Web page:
Category: White-collar Crime

July 2, 2010

Has the FBI Gone Too Far in Investigating White-Collar Crime and Fraud?

A recent Wall Street Journal article describing the FBI’s use against suspected financial criminals of techniques normally used to hunt terrorists shows how seriously white-collar crime is being viewed these days.  It also vindicates those who sounded warning bells after 9/11 when Americans were asked to trade civil liberties for the promise of national security. … Read More

June 29, 2010

From Federal Prison, Ex-Enron CEO Ponders His Case

On June 25, 2010, the U.S. Supreme Court issued its partially favorable decision in Skilling v. United States. Although the Court accepted former Enron CEO Jeff Skilling’s arguments on the reach of the “honest services” statute, it rejected Skilling’s contention that pretrial publicity and community prejudice prevented him from receiving a fair trial. Since his… Read More

June 24, 2010

Supreme Court Hands DOJ a Big Loss, Limiting Use of “Honest Services” Statute

Today the Supreme Court decided the key white-collar crime case of Skilling v. United States, rejecting the Justice Department’s efforts to use the well-known “honest services” statute against former Enron CEO Jeffrey Skilling. The court didn’t reverse Skilling’s conviction but sent the case back to the U.S. Court of Appeals for the 5th Circuit to… Read More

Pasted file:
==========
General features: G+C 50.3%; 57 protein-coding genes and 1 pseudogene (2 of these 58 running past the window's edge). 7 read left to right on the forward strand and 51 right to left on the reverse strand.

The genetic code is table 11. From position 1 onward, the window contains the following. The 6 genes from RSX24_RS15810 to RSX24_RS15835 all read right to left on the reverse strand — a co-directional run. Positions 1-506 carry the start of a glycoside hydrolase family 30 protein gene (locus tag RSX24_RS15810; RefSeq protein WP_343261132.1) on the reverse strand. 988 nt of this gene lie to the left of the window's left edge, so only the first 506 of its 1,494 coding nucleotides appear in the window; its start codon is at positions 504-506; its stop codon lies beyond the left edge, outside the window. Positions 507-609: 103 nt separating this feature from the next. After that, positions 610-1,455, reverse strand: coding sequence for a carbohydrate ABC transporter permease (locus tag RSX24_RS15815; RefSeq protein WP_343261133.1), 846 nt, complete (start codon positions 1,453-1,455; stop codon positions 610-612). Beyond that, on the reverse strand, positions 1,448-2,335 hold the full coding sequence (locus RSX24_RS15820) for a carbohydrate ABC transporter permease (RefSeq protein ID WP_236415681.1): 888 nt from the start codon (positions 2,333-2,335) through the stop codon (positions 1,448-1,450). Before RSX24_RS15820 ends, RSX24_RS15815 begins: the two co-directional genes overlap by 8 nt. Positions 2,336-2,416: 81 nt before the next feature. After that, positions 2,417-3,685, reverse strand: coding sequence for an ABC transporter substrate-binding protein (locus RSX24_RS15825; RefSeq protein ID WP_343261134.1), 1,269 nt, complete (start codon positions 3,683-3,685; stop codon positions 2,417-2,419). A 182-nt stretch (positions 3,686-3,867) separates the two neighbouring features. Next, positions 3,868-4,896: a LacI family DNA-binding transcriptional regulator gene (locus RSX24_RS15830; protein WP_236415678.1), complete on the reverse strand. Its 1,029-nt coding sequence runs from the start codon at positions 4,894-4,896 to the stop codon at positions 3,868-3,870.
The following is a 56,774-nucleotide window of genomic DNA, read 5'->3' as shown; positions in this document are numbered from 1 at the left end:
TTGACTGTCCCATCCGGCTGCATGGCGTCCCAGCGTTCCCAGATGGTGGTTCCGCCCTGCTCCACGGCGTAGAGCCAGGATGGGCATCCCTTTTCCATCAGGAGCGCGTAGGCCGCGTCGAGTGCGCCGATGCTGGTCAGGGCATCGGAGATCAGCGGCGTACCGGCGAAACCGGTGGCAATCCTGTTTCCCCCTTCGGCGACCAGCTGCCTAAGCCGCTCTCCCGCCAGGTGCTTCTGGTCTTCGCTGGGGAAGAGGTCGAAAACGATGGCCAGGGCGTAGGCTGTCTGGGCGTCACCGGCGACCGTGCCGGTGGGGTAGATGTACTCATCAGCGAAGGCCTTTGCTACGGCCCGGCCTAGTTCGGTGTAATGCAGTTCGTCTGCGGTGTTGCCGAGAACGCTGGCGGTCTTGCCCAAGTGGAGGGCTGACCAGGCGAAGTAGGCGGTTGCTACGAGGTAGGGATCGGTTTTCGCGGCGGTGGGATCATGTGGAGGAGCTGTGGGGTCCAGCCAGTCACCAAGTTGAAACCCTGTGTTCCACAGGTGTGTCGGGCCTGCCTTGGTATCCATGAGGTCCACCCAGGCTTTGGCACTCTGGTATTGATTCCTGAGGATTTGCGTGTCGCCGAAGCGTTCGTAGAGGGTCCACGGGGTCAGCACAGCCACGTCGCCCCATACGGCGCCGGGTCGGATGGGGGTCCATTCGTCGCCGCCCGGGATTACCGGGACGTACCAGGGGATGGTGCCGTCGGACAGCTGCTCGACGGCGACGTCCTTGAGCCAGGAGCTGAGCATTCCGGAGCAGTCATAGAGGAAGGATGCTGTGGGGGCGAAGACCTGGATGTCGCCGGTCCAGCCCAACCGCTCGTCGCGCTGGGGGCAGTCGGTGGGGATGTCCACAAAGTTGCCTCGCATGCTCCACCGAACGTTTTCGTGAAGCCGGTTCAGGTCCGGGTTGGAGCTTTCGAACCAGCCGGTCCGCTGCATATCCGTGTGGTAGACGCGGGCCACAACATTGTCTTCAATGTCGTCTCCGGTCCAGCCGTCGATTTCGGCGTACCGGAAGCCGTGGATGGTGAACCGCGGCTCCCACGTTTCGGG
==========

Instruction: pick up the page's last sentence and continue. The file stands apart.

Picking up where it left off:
May 27, 2010

Should a Victim’s Public Figure Status Count in Sentencing?

On April 30, 2010, David Kernell, son of a Democratic Tennessee lawmaker, was found guilty by a federal jury of obstruction of justice and unauthorized access to a computer for hacking into then-Vice Presidential candidate Sarah Palin’s Yahoo! e-mail account. Kernell was acquitted on a charge of wire fraud, and the jury deadlocked on a… Read More

May 26, 2010

Is Virginia Real?

U.S. Attorney Neil MacBride of the Eastern District of Virginia has been in the news of late. Last week, he announced plans to pursue prosecutions of high-profile securities-fraud cases in his district. For years, securities-fraud cases have been, with rare exception, primarily handled by the Southern District of New York. MacBride takes comfort in a… Read More

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